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Karl Stofko's Annual 'Mysteries of East Haddam'

Three Decades Researching, Writing and Presenting Town History

Dr. Karl Peter Stofko loves to tell stories of town history. Over the last three decades, he has  discovered, researched and presented 126 of them in his annual "Mysteries of East Haddam" program, held at the East Haddam Historical Society Museum.

We recorded the 2022 edition,  which includes stories of local suffragette Elizabeth Mather, globe-trotting Evelyn Durand, and Revolutionary War loyalist Abner Beebe. Scroll down to see the videos.

Dr. Stofko was a well-known, popular dentist in town for more than 50 years after relocating here in 1965. When not treating patients, he devoted his spare time to singing in various productions.

Town Historian Karl Stofko has presented 126 stories of town history since his first annual "Mysteries of East Haddam" presentation in 1991. After the 2022 event, Selectwomen Theresa Govert and Irene Haines presented certificates of appreciation to Dr. Stofko for more than 30 years of service to the community.

For the past 40 years, he has been knee-deep in town history. He has served as the East Haddam Municipal Historian for almost 40 years.  He has co-authored local histories of Connecticut state architectural surveys and historic district reports. Dr. Stofko is the East Haddam Historical Society historian and has been an active member and presenter at the museum for many decades.


He founded and continues to host the annual Venture Smith Day, which raises awareness, among other things, of the importance of the diverse history of the Connecticut River Valley. Dr. Stofko is esteemed throughout New England for his deep knowledge of history, which he enthusiastically shares with academics, authors, educators, schoolchildren, and the public. He's served as president and superintendent of the First Church Cemetery in East Haddam. In 2023, he was recognized by the Connecticut League of History Organizations for his achievements.

Dr. Stofko’s unwavering dedication to the research and promotion of East Haddam history makes him an indispensable civic resource and a much-cherished part of the East Haddam community.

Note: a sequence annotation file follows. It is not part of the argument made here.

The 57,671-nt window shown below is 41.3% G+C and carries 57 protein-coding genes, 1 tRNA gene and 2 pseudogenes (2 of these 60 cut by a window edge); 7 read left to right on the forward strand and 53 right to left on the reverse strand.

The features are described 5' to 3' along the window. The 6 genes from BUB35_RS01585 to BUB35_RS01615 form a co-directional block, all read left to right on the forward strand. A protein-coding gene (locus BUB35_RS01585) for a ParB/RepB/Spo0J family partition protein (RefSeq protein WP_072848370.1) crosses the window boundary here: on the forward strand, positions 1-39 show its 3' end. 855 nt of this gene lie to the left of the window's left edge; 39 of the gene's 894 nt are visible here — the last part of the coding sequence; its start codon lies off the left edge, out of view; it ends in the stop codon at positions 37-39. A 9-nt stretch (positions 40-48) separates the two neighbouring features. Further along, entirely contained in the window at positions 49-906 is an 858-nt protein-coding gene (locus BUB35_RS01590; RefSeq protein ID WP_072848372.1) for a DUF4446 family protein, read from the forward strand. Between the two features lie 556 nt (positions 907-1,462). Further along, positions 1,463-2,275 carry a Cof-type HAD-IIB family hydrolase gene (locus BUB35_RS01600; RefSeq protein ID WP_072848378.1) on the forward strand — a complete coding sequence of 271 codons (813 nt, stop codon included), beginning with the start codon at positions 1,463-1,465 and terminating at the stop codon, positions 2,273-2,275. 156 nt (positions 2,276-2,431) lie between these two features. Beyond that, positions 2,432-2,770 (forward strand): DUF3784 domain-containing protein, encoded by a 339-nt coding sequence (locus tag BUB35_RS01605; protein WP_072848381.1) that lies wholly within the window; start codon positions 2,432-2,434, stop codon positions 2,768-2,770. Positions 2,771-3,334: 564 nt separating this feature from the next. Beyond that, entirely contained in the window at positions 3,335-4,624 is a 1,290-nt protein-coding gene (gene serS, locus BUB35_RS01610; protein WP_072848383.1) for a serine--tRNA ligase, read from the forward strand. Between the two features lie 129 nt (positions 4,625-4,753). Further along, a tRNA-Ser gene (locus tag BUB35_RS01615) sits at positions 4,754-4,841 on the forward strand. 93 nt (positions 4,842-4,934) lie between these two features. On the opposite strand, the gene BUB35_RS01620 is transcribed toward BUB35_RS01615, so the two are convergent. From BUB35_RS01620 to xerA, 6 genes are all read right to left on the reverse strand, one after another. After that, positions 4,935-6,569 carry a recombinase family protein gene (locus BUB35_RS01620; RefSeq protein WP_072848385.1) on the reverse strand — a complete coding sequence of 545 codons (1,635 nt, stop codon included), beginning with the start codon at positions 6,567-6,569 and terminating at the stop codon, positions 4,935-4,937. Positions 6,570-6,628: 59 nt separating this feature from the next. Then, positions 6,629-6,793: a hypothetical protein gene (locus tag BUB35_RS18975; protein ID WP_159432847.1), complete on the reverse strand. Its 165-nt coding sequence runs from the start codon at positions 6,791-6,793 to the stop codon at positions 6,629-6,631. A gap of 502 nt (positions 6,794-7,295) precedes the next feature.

Dr. Abner Beebe (1725-1801)

He Was Attacked by a Revolutionary Mob, Which Also Destroyed His Mill

As Revolutionary passions rose in the 1770s, Dr. Abner Beebe, owner of a grist mill at Chapman Falls. remained publicly loyal to the English crown. This led town officials to formally shun him in 1774. When the Brits attacked New London that year, a local gang of young men called the Sons of Liberty went after him. After stopping on the way to recruit some schoolboys, as young as 11 years old, they arrived at Beebe's Millington Green home, stripped him naked, tarred and feathered him, covered him in dung, publicly humiliated him, and then destroyed his mill.  Dr. Beebe had a very bad day. He later repented in a newspaper statement, his reputation soon restored.

Evelyn May Carroll Durand (1894-1988)

She Might Have Been a Baroness Had Her British Hubby Not Strayed

Evelyn Durand, the daughter of a Brooklyn, NY, steamboat worker, often joined her father on cruises, including visits to relatives in East Haddam. After her family relocated here about 1905, Evelyn continued to indulge her love of travel and the arts. It was on a 1922 cruise to Europe that her life took a cinematic turn when she met Lt. Cdr. Mortimer Durand, son of a British baronet. Their intense shipboard romance was followed by marriage soon after their arrival, thrusting Evelyn into London high society. The fairy tale ended in 1927 when Mortimer cheated during one of Evelyn’s extended annual trips back to town. She returned here to spend her remaining years.

Elizabeth Louisa Mather (1815-1882)

She Wrote about Women's Suffrage, Religion, and Capital Punishment

Elizabeth Mather played a pioneering role in the 19th-century movements for women's rights and social reform. Born into a religious East Haddam family that was rooted in education and public service, Mather developed a lifelong passion for learning and writing. When she married local farmer Eleazer Watrous Mather, their shared commitment to principles of social justice led them to convert to Universalism. For 40 years, Mather wrote fervent essays, articles and poems for national publications on religion, capital punishment and women’s suffrage, becoming a widely known and vocal advocate for the social justice causes of her time.

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